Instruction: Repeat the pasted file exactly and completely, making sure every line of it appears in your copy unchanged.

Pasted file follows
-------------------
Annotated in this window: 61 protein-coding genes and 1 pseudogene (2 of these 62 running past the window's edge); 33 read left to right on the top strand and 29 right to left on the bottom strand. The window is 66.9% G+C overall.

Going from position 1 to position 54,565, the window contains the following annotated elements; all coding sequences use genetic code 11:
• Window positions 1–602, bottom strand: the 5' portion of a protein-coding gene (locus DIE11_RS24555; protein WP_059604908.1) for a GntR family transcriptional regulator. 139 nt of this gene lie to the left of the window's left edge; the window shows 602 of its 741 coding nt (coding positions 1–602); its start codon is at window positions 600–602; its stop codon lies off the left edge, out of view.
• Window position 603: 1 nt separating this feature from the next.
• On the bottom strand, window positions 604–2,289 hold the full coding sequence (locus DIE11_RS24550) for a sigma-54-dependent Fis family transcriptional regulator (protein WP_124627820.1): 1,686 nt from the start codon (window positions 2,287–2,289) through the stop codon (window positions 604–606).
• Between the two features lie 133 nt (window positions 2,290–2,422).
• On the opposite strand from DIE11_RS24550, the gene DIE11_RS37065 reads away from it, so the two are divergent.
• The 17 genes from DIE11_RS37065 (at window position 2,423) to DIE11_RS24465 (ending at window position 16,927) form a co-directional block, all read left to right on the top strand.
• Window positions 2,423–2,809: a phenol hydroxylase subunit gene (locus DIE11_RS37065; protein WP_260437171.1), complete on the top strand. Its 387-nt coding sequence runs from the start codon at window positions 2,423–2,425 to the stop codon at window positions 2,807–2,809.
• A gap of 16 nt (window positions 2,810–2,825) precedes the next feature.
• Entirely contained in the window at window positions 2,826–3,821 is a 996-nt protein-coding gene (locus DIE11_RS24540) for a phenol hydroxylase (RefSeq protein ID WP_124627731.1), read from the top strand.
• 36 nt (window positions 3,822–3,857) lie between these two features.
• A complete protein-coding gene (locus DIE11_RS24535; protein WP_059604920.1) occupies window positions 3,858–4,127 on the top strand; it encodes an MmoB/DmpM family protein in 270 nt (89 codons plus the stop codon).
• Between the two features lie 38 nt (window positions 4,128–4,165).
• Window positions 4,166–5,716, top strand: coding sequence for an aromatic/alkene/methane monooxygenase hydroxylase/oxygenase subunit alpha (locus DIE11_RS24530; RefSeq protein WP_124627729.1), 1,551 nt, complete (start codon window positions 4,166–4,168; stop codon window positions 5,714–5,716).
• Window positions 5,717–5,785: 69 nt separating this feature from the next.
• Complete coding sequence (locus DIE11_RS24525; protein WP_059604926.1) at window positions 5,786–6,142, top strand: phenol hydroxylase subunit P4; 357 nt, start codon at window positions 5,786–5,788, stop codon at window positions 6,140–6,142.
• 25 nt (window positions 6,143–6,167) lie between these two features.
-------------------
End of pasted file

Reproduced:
Annotated in this window: 61 protein-coding genes and 1 pseudogene (2 of these 62 running past the window's edge); 33 read left to right on the top strand and 29 right to left on the bottom strand. The window is 66.9% G+C overall.

Going from position 1 to position 54,565, the window contains the following annotated elements; all coding sequences use genetic code 11:
• Window positions 1–602, bottom strand: the 5' portion of a protein-coding gene (locus DIE11_RS24555; protein WP_059604908.1) for a GntR family transcriptional regulator. 139 nt of this gene lie to the left of the window's left edge; the window shows 602 of its 741 coding nt (coding positions 1–602); its start codon is at window positions 600–602; its stop codon lies off the left edge, out of view.
• Window position 603: 1 nt separating this feature from the next.
• On the bottom strand, window positions 604–2,289 hold the full coding sequence (locus DIE11_RS24550) for a sigma-54-dependent Fis family transcriptional regulator (protein WP_124627820.1): 1,686 nt from the start codon (window positions 2,287–2,289) through the stop codon (window positions 604–606).
• Between the two features lie 133 nt (window positions 2,290–2,422).
• On the opposite strand from DIE11_RS24550, the gene DIE11_RS37065 reads away from it, so the two are divergent.
• The 17 genes from DIE11_RS37065 (at window position 2,423) to DIE11_RS24465 (ending at window position 16,927) form a co-directional block, all read left to right on the top strand.
• Window positions 2,423–2,809: a phenol hydroxylase subunit gene (locus DIE11_RS37065; protein WP_260437171.1), complete on the top strand. Its 387-nt coding sequence runs from the start codon at window positions 2,423–2,425 to the stop codon at window positions 2,807–2,809.
• A gap of 16 nt (window positions 2,810–2,825) precedes the next feature.
• Entirely contained in the window at window positions 2,826–3,821 is a 996-nt protein-coding gene (locus DIE11_RS24540) for a phenol hydroxylase (RefSeq protein ID WP_124627731.1), read from the top strand.
• 36 nt (window positions 3,822–3,857) lie between these two features.
• A complete protein-coding gene (locus DIE11_RS24535; protein WP_059604920.1) occupies window positions 3,858–4,127 on the top strand; it encodes an MmoB/DmpM family protein in 270 nt (89 codons plus the stop codon).
• Between the two features lie 38 nt (window positions 4,128–4,165).
• Window positions 4,166–5,716, top strand: coding sequence for an aromatic/alkene/methane monooxygenase hydroxylase/oxygenase subunit alpha (locus DIE11_RS24530; RefSeq protein WP_124627729.1), 1,551 nt, complete (start codon window positions 4,166–4,168; stop codon window positions 5,714–5,716).
• Window positions 5,717–5,785: 69 nt separating this feature from the next.
• Complete coding sequence (locus DIE11_RS24525; protein WP_059604926.1) at window positions 5,786–6,142, top strand: phenol hydroxylase subunit P4; 357 nt, start codon at window positions 5,786–5,788, stop codon at window positions 6,140–6,142.
• 25 nt (window positions 6,143–6,167) lie between these two features.